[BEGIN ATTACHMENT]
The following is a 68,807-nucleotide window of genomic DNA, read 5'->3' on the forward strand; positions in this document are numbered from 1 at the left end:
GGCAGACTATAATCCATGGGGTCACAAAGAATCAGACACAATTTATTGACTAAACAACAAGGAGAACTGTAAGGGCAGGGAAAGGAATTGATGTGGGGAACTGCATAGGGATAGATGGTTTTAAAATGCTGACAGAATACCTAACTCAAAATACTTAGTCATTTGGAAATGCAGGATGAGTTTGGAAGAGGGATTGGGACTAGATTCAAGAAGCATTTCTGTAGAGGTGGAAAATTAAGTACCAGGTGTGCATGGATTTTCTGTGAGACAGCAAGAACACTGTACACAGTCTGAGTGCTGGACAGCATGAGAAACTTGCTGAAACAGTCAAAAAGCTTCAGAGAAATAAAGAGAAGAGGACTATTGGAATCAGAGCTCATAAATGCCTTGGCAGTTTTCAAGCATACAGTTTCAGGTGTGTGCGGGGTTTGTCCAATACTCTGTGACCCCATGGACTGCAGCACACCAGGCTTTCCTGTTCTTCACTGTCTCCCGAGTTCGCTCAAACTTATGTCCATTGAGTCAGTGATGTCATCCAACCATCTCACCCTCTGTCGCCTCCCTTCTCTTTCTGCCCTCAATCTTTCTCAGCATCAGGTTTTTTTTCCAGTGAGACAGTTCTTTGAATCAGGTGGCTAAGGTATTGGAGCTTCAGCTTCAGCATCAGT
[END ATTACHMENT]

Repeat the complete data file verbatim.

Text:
The following is a 68,807-nucleotide window of genomic DNA, read 5'->3' on the forward strand; positions in this document are numbered from 1 at the left end:
GGCAGACTATAATCCATGGGGTCACAAAGAATCAGACACAATTTATTGACTAAACAACAAGGAGAACTGTAAGGGCAGGGAAAGGAATTGATGTGGGGAACTGCATAGGGATAGATGGTTTTAAAATGCTGACAGAATACCTAACTCAAAATACTTAGTCATTTGGAAATGCAGGATGAGTTTGGAAGAGGGATTGGGACTAGATTCAAGAAGCATTTCTGTAGAGGTGGAAAATTAAGTACCAGGTGTGCATGGATTTTCTGTGAGACAGCAAGAACACTGTACACAGTCTGAGTGCTGGACAGCATGAGAAACTTGCTGAAACAGTCAAAAAGCTTCAGAGAAATAAAGAGAAGAGGACTATTGGAATCAGAGCTCATAAATGCCTTGGCAGTTTTCAAGCATACAGTTTCAGGTGTGTGCGGGGTTTGTCCAATACTCTGTGACCCCATGGACTGCAGCACACCAGGCTTTCCTGTTCTTCACTGTCTCCCGAGTTCGCTCAAACTTATGTCCATTGAGTCAGTGATGTCATCCAACCATCTCACCCTCTGTCGCCTCCCTTCTCTTTCTGCCCTCAATCTTTCTCAGCATCAGGTTTTTTTTCCAGTGAGACAGTTCTTTGAATCAGGTGGCTAAGGTATTGGAGCTTCAGCTTCAGCATCAGT